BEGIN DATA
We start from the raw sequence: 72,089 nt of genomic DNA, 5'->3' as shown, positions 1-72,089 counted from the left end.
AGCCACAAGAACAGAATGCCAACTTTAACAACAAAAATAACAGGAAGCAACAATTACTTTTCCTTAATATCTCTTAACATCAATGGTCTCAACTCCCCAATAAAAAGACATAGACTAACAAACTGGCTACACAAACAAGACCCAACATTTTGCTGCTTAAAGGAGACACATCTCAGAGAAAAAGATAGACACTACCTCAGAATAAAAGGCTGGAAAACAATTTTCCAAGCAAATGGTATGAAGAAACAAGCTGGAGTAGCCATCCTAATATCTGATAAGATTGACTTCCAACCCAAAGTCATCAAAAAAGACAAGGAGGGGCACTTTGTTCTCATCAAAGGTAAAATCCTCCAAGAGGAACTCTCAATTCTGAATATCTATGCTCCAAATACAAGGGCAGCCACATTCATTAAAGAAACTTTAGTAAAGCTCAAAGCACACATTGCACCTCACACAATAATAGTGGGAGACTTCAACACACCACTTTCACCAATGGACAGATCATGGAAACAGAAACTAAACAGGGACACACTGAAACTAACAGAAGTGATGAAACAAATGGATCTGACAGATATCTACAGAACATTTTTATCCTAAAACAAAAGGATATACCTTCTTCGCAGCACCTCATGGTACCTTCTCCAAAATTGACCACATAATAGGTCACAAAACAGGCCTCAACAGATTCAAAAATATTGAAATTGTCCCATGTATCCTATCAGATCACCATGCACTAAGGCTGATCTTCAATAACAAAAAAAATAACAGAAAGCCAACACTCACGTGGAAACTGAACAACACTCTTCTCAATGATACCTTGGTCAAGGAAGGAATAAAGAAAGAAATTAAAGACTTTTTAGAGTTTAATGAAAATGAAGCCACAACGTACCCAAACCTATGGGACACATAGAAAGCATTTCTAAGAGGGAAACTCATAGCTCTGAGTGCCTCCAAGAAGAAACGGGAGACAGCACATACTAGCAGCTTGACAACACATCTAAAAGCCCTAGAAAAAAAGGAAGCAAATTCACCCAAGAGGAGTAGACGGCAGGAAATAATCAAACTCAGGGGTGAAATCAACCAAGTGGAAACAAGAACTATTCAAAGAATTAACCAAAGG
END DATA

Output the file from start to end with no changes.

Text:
We start from the raw sequence: 72,089 nt of genomic DNA, 5'->3' as shown, positions 1-72,089 counted from the left end.
AGCCACAAGAACAGAATGCCAACTTTAACAACAAAAATAACAGGAAGCAACAATTACTTTTCCTTAATATCTCTTAACATCAATGGTCTCAACTCCCCAATAAAAAGACATAGACTAACAAACTGGCTACACAAACAAGACCCAACATTTTGCTGCTTAAAGGAGACACATCTCAGAGAAAAAGATAGACACTACCTCAGAATAAAAGGCTGGAAAACAATTTTCCAAGCAAATGGTATGAAGAAACAAGCTGGAGTAGCCATCCTAATATCTGATAAGATTGACTTCCAACCCAAAGTCATCAAAAAAGACAAGGAGGGGCACTTTGTTCTCATCAAAGGTAAAATCCTCCAAGAGGAACTCTCAATTCTGAATATCTATGCTCCAAATACAAGGGCAGCCACATTCATTAAAGAAACTTTAGTAAAGCTCAAAGCACACATTGCACCTCACACAATAATAGTGGGAGACTTCAACACACCACTTTCACCAATGGACAGATCATGGAAACAGAAACTAAACAGGGACACACTGAAACTAACAGAAGTGATGAAACAAATGGATCTGACAGATATCTACAGAACATTTTTATCCTAAAACAAAAGGATATACCTTCTTCGCAGCACCTCATGGTACCTTCTCCAAAATTGACCACATAATAGGTCACAAAACAGGCCTCAACAGATTCAAAAATATTGAAATTGTCCCATGTATCCTATCAGATCACCATGCACTAAGGCTGATCTTCAATAACAAAAAAAATAACAGAAAGCCAACACTCACGTGGAAACTGAACAACACTCTTCTCAATGATACCTTGGTCAAGGAAGGAATAAAGAAAGAAATTAAAGACTTTTTAGAGTTTAATGAAAATGAAGCCACAACGTACCCAAACCTATGGGACACATAGAAAGCATTTCTAAGAGGGAAACTCATAGCTCTGAGTGCCTCCAAGAAGAAACGGGAGACAGCACATACTAGCAGCTTGACAACACATCTAAAAGCCCTAGAAAAAAAGGAAGCAAATTCACCCAAGAGGAGTAGACGGCAGGAAATAATCAAACTCAGGGGTGAAATCAACCAAGTGGAAACAAGAACTATTCAAAGAATTAACCAAAGG